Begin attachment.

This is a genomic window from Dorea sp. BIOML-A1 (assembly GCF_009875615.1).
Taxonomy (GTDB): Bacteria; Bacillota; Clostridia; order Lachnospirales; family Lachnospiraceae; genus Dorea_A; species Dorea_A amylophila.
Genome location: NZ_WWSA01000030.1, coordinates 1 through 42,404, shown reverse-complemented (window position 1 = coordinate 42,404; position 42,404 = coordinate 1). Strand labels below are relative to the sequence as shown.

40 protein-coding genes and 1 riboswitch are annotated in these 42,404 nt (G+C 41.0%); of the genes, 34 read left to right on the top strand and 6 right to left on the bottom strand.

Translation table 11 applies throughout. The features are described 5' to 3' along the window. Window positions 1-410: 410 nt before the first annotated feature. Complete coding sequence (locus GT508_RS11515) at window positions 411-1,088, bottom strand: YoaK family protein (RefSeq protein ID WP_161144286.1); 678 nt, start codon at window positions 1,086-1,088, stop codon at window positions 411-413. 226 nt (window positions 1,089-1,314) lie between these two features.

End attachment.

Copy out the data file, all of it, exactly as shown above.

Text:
This is a genomic window from Dorea sp. BIOML-A1 (assembly GCF_009875615.1).
Taxonomy (GTDB): Bacteria; Bacillota; Clostridia; order Lachnospirales; family Lachnospiraceae; genus Dorea_A; species Dorea_A amylophila.
Genome location: NZ_WWSA01000030.1, coordinates 1 through 42,404, shown reverse-complemented (window position 1 = coordinate 42,404; position 42,404 = coordinate 1). Strand labels below are relative to the sequence as shown.

40 protein-coding genes and 1 riboswitch are annotated in these 42,404 nt (G+C 41.0%); of the genes, 34 read left to right on the top strand and 6 right to left on the bottom strand.

Translation table 11 applies throughout. The features are described 5' to 3' along the window. Window positions 1-410: 410 nt before the first annotated feature. Complete coding sequence (locus GT508_RS11515) at window positions 411-1,088, bottom strand: YoaK family protein (RefSeq protein ID WP_161144286.1); 678 nt, start codon at window positions 1,086-1,088, stop codon at window positions 411-413. 226 nt (window positions 1,089-1,314) lie between these two features.